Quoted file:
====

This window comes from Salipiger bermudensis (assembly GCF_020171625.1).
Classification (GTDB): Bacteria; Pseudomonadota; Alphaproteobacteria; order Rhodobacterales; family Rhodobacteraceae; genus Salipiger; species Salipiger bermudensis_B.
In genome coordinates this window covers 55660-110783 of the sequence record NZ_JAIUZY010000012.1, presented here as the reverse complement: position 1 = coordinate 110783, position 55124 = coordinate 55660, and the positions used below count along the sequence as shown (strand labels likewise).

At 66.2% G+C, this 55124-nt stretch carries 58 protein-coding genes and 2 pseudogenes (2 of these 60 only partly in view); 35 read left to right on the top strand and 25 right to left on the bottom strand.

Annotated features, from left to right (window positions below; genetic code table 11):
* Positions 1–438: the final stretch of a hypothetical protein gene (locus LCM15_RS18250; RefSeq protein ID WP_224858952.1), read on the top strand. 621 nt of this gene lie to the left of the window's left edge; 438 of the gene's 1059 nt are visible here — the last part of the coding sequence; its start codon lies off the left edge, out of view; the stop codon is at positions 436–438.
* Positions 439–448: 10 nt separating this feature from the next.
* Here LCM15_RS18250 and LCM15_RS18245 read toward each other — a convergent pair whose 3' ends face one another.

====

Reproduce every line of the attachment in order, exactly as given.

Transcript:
This window comes from Salipiger bermudensis (assembly GCF_020171625.1).
Classification (GTDB): Bacteria; Pseudomonadota; Alphaproteobacteria; order Rhodobacterales; family Rhodobacteraceae; genus Salipiger; species Salipiger bermudensis_B.
In genome coordinates this window covers 55660-110783 of the sequence record NZ_JAIUZY010000012.1, presented here as the reverse complement: position 1 = coordinate 110783, position 55124 = coordinate 55660, and the positions used below count along the sequence as shown (strand labels likewise).

At 66.2% G+C, this 55124-nt stretch carries 58 protein-coding genes and 2 pseudogenes (2 of these 60 only partly in view); 35 read left to right on the top strand and 25 right to left on the bottom strand.

Annotated features, from left to right (window positions below; genetic code table 11):
* Positions 1–438: the final stretch of a hypothetical protein gene (locus LCM15_RS18250; RefSeq protein ID WP_224858952.1), read on the top strand. 621 nt of this gene lie to the left of the window's left edge; 438 of the gene's 1059 nt are visible here — the last part of the coding sequence; its start codon lies off the left edge, out of view; the stop codon is at positions 436–438.
* Positions 439–448: 10 nt separating this feature from the next.
* Here LCM15_RS18250 and LCM15_RS18245 read toward each other — a convergent pair whose 3' ends face one another.